Looking at the portraits that were shot by Fred, whom I never met, I got  two different kinds of feeling, a  deep melancholy and a sort of tiredeness or better a disillusion.
But I also felt  the eye of a man who was able to look further ahead, and that therefore could not bear the limits that all kinds of society impose.

(I may be wrong, but it happens to me when I look at pictures in general. I get influenced and carried away by them,. I know that’s not always the correct way, I am conditioned.)
What is your feeling about them?
He did not take random shots, his photos were always well planned, and well documented.  All of the individuals in his portraits you can be sure he spoke to them, more than once.  He loved talking to people, specially those whom he thought were interesting subjects and whose face, posture, or surroundings could tell a story. He spoke to all, social status was not a barrier. 
He was a very melancholy man and sentimental.  Just reading the newspaper would affect his mood.  He wanted the right solutions for everything. 
Tired and disillusion, yes very much so.  His family fled Europe because of Hitler and arrived in America to find a racist society with different laws for the whites than for the blacks.  This was very difficult for the family who had been outspoken in Europe and now could not in America because of the times and being recent immigrants.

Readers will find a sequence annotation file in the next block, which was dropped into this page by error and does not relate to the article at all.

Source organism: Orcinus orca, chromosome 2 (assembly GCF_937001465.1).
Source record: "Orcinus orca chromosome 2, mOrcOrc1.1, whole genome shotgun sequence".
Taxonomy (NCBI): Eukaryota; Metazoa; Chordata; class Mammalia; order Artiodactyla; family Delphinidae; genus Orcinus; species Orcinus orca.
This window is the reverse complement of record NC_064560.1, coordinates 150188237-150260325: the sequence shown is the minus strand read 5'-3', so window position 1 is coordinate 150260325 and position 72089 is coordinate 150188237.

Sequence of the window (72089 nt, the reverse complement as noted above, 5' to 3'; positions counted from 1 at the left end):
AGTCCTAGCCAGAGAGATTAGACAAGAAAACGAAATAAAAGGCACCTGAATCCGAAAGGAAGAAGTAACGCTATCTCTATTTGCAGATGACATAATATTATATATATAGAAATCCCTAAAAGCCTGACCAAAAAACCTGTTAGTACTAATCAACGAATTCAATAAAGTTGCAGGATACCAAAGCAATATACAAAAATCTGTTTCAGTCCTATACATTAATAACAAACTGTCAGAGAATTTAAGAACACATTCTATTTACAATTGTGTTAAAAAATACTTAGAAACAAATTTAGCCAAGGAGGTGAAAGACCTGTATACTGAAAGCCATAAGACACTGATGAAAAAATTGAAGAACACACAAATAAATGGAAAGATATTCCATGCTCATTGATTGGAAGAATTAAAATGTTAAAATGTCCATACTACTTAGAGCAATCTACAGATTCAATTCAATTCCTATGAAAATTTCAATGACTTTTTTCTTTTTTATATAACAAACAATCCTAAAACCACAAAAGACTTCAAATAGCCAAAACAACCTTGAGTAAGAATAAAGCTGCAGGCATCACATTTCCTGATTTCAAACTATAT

He and Julia were involved in many struggles and after the Sixties things slowed down and the movement never really recovered.

What was your impression when you first discovered that Fred had shot so many photos?

I really did not know how many photos he had taken until after he died.

Do you remember what you felt when you  held one in your hands for the very first time?

This took a long time to happen because he didn’t show his photos often, it had to be a special time, or a visit from  someone he knew and they wanted to see his photos.  And, we all had to wear gloves, but first wash our hands well.